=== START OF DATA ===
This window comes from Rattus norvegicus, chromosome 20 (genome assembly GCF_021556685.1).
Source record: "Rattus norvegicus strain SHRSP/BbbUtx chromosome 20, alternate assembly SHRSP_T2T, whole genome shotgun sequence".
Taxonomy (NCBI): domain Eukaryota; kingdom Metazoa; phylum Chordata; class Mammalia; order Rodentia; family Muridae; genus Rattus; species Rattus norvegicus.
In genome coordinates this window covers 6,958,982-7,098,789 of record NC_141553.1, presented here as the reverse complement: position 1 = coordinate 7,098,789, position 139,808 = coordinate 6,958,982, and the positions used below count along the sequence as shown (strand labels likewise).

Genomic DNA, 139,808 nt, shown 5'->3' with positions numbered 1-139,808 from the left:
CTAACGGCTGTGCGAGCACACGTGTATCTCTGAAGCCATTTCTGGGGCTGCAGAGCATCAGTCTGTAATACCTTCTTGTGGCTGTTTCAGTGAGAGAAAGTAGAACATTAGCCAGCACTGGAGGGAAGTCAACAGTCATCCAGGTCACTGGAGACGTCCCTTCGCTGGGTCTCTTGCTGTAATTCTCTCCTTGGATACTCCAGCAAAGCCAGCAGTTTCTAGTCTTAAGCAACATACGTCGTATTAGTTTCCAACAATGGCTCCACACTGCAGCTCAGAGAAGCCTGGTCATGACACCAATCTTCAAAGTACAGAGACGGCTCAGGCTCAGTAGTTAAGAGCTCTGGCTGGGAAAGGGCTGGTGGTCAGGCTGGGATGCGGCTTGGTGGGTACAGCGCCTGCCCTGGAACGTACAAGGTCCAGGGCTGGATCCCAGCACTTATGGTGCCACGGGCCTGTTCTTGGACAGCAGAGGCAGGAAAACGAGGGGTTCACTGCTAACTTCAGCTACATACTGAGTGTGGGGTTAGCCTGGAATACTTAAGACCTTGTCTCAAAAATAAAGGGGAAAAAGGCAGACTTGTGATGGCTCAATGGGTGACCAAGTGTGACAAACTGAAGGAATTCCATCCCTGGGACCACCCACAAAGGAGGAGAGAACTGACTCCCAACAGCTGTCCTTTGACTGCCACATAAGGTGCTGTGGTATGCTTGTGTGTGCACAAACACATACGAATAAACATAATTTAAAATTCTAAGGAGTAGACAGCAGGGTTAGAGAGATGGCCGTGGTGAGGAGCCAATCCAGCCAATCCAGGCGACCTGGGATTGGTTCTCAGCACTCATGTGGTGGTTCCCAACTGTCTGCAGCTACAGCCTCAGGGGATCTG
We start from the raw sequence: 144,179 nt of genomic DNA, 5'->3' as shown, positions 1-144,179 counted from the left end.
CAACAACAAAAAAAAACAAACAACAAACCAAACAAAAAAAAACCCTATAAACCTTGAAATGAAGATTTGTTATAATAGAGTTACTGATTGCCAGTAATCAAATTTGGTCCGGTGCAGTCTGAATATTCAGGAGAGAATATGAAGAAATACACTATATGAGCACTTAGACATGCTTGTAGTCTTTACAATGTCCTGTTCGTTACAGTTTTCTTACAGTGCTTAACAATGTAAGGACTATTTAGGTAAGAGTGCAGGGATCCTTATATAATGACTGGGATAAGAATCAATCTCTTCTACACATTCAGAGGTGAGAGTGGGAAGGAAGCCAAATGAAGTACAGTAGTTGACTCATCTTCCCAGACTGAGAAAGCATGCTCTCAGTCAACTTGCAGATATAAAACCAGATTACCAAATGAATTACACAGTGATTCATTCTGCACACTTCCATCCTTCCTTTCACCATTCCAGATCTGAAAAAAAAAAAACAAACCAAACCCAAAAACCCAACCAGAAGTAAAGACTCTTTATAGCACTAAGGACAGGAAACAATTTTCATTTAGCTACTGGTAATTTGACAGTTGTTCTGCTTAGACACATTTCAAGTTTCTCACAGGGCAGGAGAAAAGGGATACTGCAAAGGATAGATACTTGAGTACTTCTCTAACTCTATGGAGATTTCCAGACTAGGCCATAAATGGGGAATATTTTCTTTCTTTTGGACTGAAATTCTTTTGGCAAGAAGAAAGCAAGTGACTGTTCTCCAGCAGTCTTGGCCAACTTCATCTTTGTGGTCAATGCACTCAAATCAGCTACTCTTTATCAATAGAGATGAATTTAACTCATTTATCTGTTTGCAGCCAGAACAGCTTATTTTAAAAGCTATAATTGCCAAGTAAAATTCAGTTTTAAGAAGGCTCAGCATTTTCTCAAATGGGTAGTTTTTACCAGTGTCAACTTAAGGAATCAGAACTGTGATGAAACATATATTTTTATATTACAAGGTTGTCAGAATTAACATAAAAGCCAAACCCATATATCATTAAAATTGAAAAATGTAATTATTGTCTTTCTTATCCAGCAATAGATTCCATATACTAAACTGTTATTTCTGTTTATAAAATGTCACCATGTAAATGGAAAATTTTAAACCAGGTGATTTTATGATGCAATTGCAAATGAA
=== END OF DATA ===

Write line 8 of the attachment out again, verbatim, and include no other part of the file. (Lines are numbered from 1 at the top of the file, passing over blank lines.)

CAACAACAAAAAAAAACAAACAACAAACCAAACAAAAAAAAACCCTATAAACCTTGAAATGAAGATTTGTTATAATAGAGTTACTGATTGCCAGTAATCAAATTTGGTCCGGTGCAGTCTGAATATTCAGGAGAGAATATGAAGAAATACACTATATGAGCACTTAGACATGCTTGTAGTCTTTACAATGTCCTGTTCGTTACAGTTTTCTTACAGTGCTTAACAATGTAAGGACTATTTAGGTAAGAGTGCAGGGATCCTTATATAATGACTGGGATAAGAATCAATCTCTTCTACACATTCAGAGGTGAGAGTGGGAAGGAAGCCAAATGAAGTACAGTAGTTGACTCATCTTCCCAGACTGAGAAAGCATGCTCTCAGTCAACTTGCAGATATAAAACCAGATTACCAAATGAATTACACAGTGATTCATTCTGCACACTTCCATCCTTCCTTTCACCATTCCAGATCTGAAAAAAAAAAAACAAACCAAACCCAAAAACCCAACCAGAAGTAAAGACTCTTTATAGCACTAAGGACAGGAAACAATTTTCATTTAGCTACTGGTAATTTGACAGTTGTTCTGCTTAGACACATTTCAAGTTTCTCACAGGGCAGGAGAAAAGGGATACTGCAAAGGATAGATACTTGAGTACTTCTCTAACTCTATGGAGATTTCCAGACTAGGCCATAAATGGGGAATATTTTCTTTCTTTTGGACTGAAATTCTTTTGGCAAGAAGAAAGCAAGTGACTGTTCTCCAGCAGTCTTGGCCAACTTCATCTTTGTGGTCAATGCACTCAAATCAGCTACTCTTTATCAATAGAGATGAATTTAACTCATTTATCTGTTTGCAGCCAGAACAGCTTATTTTAAAAGCTATAATTGCCAAGTAAAATTCAGTTTTAAGAAGGCTCAGCATTTTCTCAAATGGGTAGTTTTTACCAGTGTCAACTTAAGGAATCAGAACTGTGATGAAACATATATTTTTATATTACAAGGTTGTCAGAATTAACATAAAAGCCAAACCCATATATCATTAAAATTGAAAAATGTAATTATTGTCTTTCTTATCCAGCAATAGATTCCATATACTAAACTGTTATTTCTGTTTATAAAATGTCACCATGTAAATGGAAAATTTTAAACCAGGTGATTTTATGATGCAATTGCAAATGAA